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Title: Education in conservation in Malta : challenges and opportunities
Authors: Cassar, JoAnn
Torpiano, Alex
Keywords: University of Malta. Faculty for the Built Environment. Department of the Built Heritage -- Curricula
Universities and colleges -- Study and teaching -- Malta
Buildings -- Energy conservation -- Malta -- Study and teaching
Issue Date: n.d.
Citation: Cassar, J., & Torpiano, A. (n.d.). Education in conservation in Malta : challenges and opportunities. 45-49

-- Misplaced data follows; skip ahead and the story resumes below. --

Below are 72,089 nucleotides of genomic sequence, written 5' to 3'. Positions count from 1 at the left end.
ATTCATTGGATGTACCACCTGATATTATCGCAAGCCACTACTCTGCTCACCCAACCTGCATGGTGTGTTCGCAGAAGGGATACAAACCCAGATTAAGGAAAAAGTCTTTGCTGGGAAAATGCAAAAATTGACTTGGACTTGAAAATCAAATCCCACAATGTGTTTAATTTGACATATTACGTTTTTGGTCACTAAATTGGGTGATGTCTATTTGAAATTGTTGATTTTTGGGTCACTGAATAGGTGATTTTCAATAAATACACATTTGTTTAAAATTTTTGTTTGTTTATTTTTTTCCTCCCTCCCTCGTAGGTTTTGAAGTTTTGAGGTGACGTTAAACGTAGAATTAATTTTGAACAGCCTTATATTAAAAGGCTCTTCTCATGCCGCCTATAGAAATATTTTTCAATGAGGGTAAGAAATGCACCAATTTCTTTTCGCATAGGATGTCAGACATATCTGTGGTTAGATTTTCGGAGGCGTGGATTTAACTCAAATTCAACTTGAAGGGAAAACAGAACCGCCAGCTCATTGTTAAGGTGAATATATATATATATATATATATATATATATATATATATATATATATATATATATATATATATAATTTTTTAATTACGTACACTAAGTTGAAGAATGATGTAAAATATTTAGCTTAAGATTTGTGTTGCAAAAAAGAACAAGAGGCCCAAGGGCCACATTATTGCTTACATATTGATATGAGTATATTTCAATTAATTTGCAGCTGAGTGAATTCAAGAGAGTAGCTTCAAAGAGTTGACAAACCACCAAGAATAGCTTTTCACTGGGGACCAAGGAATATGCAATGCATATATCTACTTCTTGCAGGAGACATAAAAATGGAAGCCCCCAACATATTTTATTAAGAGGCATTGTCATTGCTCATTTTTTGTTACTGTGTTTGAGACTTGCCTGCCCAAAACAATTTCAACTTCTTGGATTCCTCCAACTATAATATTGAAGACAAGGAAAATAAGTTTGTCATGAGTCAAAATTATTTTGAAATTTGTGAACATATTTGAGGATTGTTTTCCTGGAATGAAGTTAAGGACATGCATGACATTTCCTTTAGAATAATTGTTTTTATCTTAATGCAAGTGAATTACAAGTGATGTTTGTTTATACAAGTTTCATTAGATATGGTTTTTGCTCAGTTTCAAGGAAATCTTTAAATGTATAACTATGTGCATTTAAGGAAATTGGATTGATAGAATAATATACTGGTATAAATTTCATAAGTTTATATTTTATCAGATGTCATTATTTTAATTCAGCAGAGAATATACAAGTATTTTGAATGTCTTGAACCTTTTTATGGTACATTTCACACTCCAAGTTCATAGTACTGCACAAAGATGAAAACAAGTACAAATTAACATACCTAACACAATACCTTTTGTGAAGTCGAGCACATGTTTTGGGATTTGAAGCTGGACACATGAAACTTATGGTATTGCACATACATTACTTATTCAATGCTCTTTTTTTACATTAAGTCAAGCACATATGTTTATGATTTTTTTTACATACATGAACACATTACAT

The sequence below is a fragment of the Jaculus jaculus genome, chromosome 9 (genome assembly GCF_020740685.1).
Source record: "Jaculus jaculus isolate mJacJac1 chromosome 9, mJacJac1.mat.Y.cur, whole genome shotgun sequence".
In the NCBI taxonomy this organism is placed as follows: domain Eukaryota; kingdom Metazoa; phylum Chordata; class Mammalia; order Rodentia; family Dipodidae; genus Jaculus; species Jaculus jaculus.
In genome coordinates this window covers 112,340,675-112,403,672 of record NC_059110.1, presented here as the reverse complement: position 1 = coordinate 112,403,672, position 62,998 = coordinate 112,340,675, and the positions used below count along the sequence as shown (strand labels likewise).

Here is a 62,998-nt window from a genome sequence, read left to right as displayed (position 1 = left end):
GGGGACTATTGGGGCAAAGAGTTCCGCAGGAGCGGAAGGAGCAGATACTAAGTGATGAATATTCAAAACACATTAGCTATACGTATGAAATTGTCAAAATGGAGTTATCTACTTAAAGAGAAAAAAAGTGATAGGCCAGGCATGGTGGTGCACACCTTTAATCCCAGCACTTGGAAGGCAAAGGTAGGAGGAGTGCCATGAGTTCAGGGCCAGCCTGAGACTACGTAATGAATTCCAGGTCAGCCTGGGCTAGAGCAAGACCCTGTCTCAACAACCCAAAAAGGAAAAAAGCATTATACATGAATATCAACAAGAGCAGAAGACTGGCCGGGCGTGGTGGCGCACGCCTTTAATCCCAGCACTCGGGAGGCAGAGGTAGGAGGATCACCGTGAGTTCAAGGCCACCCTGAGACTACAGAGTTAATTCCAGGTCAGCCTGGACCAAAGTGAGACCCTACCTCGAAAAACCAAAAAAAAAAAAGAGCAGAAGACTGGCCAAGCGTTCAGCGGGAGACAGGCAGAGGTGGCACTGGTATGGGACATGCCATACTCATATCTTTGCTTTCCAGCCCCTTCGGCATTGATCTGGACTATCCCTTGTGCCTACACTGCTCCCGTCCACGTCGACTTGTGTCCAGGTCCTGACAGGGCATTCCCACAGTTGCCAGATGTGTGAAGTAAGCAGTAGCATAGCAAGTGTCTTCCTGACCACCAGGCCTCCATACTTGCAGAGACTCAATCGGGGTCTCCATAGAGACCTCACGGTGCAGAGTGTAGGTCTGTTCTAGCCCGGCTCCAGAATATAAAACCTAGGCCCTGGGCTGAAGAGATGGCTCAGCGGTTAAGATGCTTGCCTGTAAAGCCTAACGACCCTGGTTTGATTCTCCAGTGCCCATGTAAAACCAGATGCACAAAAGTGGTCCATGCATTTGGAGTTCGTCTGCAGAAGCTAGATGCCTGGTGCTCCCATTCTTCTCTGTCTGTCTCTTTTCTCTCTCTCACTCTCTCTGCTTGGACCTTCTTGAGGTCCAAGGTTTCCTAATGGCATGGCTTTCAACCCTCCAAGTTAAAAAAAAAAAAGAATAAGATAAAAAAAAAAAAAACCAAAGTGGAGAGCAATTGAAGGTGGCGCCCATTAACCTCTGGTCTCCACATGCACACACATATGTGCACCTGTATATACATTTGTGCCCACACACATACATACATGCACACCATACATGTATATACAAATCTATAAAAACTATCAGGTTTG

Abstract: The University of Malta set up the first full-time course with a conservation theme in 1996, when an MSc in Conservation Technology for Masonry Buildings was organised by the then Institute for Masonry and Construction Research - now integrated within the Faculty for the Built Environment as the Department of the Built Heritage. This course, which is still being held on a biennial basis, is mostly (but not only) attended by young Architects and Civil Engineers who wish to work on building conservation. In 1999, the first hands-on courses in conservation started in Malta - run by the then Malta Centre for Restoration. These courses were divided into four areas, and covered most Cultural Heritage objects, ranging from books to textiles, from canvas paintings to archaeological artefacts. Once the Centre was absorbed into the National heritage agency, Heritage Malta, these undergraduate courses (Bachelor in Conservation and Restoration Studies [Honours)) continued to be run by this organization in strict collaboration with the University of Malta. As of October 2010, all of these courses have fallen under the direct care of the Department of the Built Heritage. The changing needs of the conservation world, both in Malta and abroad, the small numbers of students subscribing to the hands-on courses, the recommendations of ENCoRE, and the restructuring of undergraduate engineering and architecture course of studies led to a recent re-thinking of these conservation courses. Changes are being designed in the case of both courses, which are giving rise to some challenges and a great deal of opportunities. These changes include a revision of the MSc in Conservation Technology for Masonry Buildings, also in the light of structural changes taking place at undergraduate and postgraduate levels within the Faculty for the Built Environment, which lead to the creation of a number of professional and specialisation Masters courses. Even more fundamental are the changes taking place with regards to educating hands-on Conservators. As of October 2012, this training will only take place in Malta at a Masters (MSc) level. The first course will lead to an MSc in the Conservation of Decorative Architectural Surfaces, which will be open to graduates, both Maltese and foreign, from a large number of undergraduate degrees, both in the Sciences and Humanities. This teaching and training will develop in conjunction with legislative changes currently being proposed for the Malta Cultural Heritage Act 2002 (revised 2005), which, for the first time in Malta, had established a Warrant for Conservator-Restorers as mandatory for the practice of the profession in Malta. All these changes are aimed at producing professionals of international standing, capable of working in any European country, and prepared to deliver excellent service to the world of Cultural Heritage.
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